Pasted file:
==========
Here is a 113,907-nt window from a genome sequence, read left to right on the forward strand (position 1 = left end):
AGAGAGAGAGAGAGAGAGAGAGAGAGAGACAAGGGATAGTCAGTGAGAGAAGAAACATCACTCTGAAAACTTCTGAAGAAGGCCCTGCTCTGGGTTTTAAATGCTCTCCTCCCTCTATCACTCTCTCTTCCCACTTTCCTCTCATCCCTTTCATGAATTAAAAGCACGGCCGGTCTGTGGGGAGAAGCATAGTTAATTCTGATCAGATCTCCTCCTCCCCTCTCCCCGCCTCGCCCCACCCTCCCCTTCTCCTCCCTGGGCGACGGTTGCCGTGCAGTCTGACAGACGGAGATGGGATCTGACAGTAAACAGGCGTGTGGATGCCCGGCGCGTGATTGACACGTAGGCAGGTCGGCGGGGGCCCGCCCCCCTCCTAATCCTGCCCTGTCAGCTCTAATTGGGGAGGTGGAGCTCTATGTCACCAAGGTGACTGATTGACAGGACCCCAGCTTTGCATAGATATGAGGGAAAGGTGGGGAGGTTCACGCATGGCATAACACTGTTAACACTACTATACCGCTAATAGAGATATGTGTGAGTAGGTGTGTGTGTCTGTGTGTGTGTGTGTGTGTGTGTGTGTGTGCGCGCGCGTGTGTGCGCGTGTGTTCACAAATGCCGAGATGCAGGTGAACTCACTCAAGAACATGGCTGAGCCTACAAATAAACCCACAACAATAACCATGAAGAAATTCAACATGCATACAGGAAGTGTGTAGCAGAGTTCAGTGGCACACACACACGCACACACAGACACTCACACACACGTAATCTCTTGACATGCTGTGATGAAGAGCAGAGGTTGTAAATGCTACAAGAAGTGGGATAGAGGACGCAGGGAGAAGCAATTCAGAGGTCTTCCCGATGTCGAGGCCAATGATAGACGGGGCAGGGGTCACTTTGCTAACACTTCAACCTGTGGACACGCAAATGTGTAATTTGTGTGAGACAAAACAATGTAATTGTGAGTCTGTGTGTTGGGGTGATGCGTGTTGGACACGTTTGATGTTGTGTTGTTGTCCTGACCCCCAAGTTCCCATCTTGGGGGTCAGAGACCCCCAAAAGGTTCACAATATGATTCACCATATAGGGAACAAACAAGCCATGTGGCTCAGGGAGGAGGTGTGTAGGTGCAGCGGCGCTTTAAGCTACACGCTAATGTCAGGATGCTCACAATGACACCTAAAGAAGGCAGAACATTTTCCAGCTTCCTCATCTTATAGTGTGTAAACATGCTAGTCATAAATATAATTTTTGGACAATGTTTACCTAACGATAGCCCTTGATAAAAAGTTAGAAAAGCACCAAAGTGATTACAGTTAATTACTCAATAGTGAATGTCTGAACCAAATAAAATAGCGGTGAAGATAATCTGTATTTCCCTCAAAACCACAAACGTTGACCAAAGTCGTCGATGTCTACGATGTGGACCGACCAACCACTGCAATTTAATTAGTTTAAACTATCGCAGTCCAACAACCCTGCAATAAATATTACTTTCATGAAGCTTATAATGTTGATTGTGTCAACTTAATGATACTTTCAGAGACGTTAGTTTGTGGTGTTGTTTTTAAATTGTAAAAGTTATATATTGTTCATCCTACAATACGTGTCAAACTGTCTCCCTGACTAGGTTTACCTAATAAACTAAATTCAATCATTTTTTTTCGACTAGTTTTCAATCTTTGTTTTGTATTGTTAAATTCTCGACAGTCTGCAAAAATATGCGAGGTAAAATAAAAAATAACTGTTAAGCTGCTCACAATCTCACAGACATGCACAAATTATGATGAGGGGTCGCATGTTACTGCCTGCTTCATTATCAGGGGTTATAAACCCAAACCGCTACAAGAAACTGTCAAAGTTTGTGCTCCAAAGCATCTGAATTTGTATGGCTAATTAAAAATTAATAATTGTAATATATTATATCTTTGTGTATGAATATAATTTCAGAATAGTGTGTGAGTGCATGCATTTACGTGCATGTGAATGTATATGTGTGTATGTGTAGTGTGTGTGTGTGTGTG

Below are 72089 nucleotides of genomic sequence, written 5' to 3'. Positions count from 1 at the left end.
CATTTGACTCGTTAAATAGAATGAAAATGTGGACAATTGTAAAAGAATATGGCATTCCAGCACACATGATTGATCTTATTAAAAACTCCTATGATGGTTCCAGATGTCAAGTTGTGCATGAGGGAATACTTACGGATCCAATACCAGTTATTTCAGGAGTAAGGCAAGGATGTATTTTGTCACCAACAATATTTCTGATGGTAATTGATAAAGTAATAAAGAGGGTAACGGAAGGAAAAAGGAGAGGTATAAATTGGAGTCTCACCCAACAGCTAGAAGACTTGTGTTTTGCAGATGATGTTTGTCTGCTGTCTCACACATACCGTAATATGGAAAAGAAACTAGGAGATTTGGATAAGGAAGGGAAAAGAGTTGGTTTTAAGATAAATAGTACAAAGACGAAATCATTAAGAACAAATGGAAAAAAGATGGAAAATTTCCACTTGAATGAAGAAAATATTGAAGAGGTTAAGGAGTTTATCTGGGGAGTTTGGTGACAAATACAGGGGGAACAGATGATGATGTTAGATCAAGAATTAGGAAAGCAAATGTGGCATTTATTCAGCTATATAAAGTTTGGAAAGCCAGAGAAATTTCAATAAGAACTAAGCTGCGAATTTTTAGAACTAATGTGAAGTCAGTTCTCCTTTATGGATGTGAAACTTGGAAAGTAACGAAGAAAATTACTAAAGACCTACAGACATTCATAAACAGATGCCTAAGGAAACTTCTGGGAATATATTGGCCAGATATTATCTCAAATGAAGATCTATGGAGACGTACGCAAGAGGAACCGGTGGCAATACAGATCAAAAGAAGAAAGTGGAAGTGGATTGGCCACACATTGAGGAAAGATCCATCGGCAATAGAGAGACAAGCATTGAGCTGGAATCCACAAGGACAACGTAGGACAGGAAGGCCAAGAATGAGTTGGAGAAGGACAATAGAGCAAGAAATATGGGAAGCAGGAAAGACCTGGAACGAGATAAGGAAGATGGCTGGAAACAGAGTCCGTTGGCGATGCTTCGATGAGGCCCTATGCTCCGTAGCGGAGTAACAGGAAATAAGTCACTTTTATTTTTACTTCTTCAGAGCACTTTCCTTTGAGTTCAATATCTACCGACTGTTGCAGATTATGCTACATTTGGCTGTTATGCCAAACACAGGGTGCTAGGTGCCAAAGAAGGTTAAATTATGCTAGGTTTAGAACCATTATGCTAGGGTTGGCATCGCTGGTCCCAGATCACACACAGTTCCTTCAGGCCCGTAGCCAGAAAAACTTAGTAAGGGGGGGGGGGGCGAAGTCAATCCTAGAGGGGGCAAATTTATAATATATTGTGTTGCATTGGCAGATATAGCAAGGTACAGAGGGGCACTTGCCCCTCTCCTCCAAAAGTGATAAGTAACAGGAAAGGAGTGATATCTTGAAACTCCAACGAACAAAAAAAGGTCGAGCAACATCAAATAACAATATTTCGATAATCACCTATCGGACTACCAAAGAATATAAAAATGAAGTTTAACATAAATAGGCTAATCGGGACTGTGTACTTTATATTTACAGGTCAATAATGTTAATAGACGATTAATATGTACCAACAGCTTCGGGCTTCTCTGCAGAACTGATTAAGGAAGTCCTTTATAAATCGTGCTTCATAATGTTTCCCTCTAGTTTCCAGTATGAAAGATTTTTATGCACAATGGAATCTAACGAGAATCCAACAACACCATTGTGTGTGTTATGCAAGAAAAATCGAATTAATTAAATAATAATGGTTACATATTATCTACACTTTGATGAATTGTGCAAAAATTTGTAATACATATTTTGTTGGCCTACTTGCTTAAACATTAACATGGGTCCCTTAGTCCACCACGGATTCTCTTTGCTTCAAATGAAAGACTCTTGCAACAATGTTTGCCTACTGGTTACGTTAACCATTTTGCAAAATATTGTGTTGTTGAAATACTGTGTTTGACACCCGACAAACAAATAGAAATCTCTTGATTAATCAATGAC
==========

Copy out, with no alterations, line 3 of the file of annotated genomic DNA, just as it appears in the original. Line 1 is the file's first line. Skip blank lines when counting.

Below are 72089 nucleotides of genomic sequence, written 5' to 3'. Positions count from 1 at the left end.